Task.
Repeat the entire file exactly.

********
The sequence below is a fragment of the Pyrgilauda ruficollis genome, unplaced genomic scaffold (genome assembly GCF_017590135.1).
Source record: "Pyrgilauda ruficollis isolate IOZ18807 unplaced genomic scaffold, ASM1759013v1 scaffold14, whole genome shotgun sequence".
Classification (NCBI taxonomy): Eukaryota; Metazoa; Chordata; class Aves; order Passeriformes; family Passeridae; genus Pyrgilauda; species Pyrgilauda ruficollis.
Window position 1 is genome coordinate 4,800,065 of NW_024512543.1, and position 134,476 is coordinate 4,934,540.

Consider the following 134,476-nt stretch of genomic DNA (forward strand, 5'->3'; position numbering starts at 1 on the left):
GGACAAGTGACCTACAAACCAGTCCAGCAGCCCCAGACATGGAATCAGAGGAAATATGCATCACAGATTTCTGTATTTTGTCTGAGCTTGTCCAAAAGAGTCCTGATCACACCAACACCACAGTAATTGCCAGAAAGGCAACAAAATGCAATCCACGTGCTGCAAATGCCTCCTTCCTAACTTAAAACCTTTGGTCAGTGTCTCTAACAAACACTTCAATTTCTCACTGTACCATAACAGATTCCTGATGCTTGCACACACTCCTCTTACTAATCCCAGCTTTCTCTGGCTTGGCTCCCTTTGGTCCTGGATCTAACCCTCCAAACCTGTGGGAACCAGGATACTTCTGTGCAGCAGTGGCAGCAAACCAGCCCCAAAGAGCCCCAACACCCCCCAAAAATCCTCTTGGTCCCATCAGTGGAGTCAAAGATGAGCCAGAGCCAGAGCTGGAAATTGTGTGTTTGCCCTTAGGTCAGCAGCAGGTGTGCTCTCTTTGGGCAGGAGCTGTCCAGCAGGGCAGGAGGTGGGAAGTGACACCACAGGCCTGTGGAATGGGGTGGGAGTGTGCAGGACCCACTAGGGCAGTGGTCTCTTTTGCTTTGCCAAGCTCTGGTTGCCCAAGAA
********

The sequence below is a fragment of the Pyrgilauda ruficollis genome, unplaced genomic scaffold (genome assembly GCF_017590135.1).
Source record: "Pyrgilauda ruficollis isolate IOZ18807 unplaced genomic scaffold, ASM1759013v1 scaffold14, whole genome shotgun sequence".
Classification (NCBI taxonomy): Eukaryota; Metazoa; Chordata; class Aves; order Passeriformes; family Passeridae; genus Pyrgilauda; species Pyrgilauda ruficollis.
Window position 1 is genome coordinate 4,800,065 of NW_024512543.1, and position 134,476 is coordinate 4,934,540.

Consider the following 134,476-nt stretch of genomic DNA (forward strand, 5'->3'; position numbering starts at 1 on the left):
GGACAAGTGACCTACAAACCAGTCCAGCAGCCCCAGACATGGAATCAGAGGAAATATGCATCACAGATTTCTGTATTTTGTCTGAGCTTGTCCAAAAGAGTCCTGATCACACCAACACCACAGTAATTGCCAGAAAGGCAACAAAATGCAATCCACGTGCTGCAAATGCCTCCTTCCTAACTTAAAACCTTTGGTCAGTGTCTCTAACAAACACTTCAATTTCTCACTGTACCATAACAGATTCCTGATGCTTGCACACACTCCTCTTACTAATCCCAGCTTTCTCTGGCTTGGCTCCCTTTGGTCCTGGATCTAACCCTCCAAACCTGTGGGAACCAGGATACTTCTGTGCAGCAGTGGCAGCAAACCAGCCCCAAAGAGCCCCAACACCCCCCAAAAATCCTCTTGGTCCCATCAGTGGAGTCAAAGATGAGCCAGAGCCAGAGCTGGAAATTGTGTGTTTGCCCTTAGGTCAGCAGCAGGTGTGCTCTCTTTGGGCAGGAGCTGTCCAGCAGGGCAGGAGGTGGGAAGTGACACCACAGGCCTGTGGAATGGGGTGGGAGTGTGCAGGACCCACTAGGGCAGTGGTCTCTTTTGCTTTGCCAAGCTCTGGTTGCCCAAGAA